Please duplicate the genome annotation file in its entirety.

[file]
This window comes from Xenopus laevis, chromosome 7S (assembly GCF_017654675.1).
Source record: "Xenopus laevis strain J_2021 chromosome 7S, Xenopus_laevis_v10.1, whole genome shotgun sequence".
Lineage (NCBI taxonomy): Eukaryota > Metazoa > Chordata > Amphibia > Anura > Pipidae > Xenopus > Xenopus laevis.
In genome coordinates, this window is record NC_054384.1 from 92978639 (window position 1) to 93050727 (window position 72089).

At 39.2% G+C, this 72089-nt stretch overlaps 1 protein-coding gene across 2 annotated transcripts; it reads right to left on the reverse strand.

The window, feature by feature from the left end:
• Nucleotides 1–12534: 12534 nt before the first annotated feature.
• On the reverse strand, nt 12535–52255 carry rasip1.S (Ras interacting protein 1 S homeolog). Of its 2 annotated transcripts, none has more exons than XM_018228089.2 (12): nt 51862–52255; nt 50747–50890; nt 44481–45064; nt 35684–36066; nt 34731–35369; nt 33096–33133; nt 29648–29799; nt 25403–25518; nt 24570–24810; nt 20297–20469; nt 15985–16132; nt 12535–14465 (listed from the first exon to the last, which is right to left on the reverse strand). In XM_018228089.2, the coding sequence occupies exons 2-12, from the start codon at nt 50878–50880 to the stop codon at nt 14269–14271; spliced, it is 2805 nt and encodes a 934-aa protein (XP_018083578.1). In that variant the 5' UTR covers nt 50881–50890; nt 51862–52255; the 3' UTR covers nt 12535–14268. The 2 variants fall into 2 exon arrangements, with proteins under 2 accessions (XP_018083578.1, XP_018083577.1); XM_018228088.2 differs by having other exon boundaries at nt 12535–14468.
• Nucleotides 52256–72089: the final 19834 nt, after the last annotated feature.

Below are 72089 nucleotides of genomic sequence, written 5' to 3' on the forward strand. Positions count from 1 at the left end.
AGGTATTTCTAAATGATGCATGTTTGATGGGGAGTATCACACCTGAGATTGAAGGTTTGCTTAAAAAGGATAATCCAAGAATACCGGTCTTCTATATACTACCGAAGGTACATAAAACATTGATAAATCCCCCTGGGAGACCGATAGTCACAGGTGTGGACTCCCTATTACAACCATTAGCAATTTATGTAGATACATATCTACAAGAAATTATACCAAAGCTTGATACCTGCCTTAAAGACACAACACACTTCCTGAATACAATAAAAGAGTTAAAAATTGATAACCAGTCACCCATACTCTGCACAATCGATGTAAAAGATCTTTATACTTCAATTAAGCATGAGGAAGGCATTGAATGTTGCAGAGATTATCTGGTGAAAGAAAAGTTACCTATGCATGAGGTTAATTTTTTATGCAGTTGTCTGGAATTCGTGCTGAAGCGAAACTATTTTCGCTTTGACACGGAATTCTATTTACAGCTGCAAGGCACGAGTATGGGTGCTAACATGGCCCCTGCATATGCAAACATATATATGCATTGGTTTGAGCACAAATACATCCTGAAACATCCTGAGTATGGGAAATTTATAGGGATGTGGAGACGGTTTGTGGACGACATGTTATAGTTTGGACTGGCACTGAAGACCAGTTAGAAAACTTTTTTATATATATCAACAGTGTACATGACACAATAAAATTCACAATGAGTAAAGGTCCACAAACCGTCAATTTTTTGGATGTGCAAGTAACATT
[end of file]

This window comes from Xenopus laevis, chromosome 7S (assembly GCF_017654675.1).
Source record: "Xenopus laevis strain J_2021 chromosome 7S, Xenopus_laevis_v10.1, whole genome shotgun sequence".
Lineage (NCBI taxonomy): Eukaryota > Metazoa > Chordata > Amphibia > Anura > Pipidae > Xenopus > Xenopus laevis.
In genome coordinates, this window is record NC_054384.1 from 92978639 (window position 1) to 93050727 (window position 72089).

At 39.2% G+C, this 72089-nt stretch overlaps 1 protein-coding gene across 2 annotated transcripts; it reads right to left on the reverse strand.

The window, feature by feature from the left end:
• Nucleotides 1–12534: 12534 nt before the first annotated feature.
• On the reverse strand, nt 12535–52255 carry rasip1.S (Ras interacting protein 1 S homeolog). Of its 2 annotated transcripts, none has more exons than XM_018228089.2 (12): nt 51862–52255; nt 50747–50890; nt 44481–45064; nt 35684–36066; nt 34731–35369; nt 33096–33133; nt 29648–29799; nt 25403–25518; nt 24570–24810; nt 20297–20469; nt 15985–16132; nt 12535–14465 (listed from the first exon to the last, which is right to left on the reverse strand). In XM_018228089.2, the coding sequence occupies exons 2-12, from the start codon at nt 50878–50880 to the stop codon at nt 14269–14271; spliced, it is 2805 nt and encodes a 934-aa protein (XP_018083578.1). In that variant the 5' UTR covers nt 50881–50890; nt 51862–52255; the 3' UTR covers nt 12535–14268. The 2 variants fall into 2 exon arrangements, with proteins under 2 accessions (XP_018083578.1, XP_018083577.1); XM_018228088.2 differs by having other exon boundaries at nt 12535–14468.
• Nucleotides 52256–72089: the final 19834 nt, after the last annotated feature.

Below are 72089 nucleotides of genomic sequence, written 5' to 3' on the forward strand. Positions count from 1 at the left end.
AGGTATTTCTAAATGATGCATGTTTGATGGGGAGTATCACACCTGAGATTGAAGGTTTGCTTAAAAAGGATAATCCAAGAATACCGGTCTTCTATATACTACCGAAGGTACATAAAACATTGATAAATCCCCCTGGGAGACCGATAGTCACAGGTGTGGACTCCCTATTACAACCATTAGCAATTTATGTAGATACATATCTACAAGAAATTATACCAAAGCTTGATACCTGCCTTAAAGACACAACACACTTCCTGAATACAATAAAAGAGTTAAAAATTGATAACCAGTCACCCATACTCTGCACAATCGATGTAAAAGATCTTTATACTTCAATTAAGCATGAGGAAGGCATTGAATGTTGCAGAGATTATCTGGTGAAAGAAAAGTTACCTATGCATGAGGTTAATTTTTTATGCAGTTGTCTGGAATTCGTGCTGAAGCGAAACTATTTTCGCTTTGACACGGAATTCTATTTACAGCTGCAAGGCACGAGTATGGGTGCTAACATGGCCCCTGCATATGCAAACATATATATGCATTGGTTTGAGCACAAATACATCCTGAAACATCCTGAGTATGGGAAATTTATAGGGATGTGGAGACGGTTTGTGGACGACATGTTATAGTTTGGACTGGCACTGAAGACCAGTTAGAAAACTTTTTTATATATATCAACAGTGTACATGACACAATAAAATTCACAATGAGTAAAGGTCCACAAACCGTCAATTTTTTGGATGTGCAAGTAACATT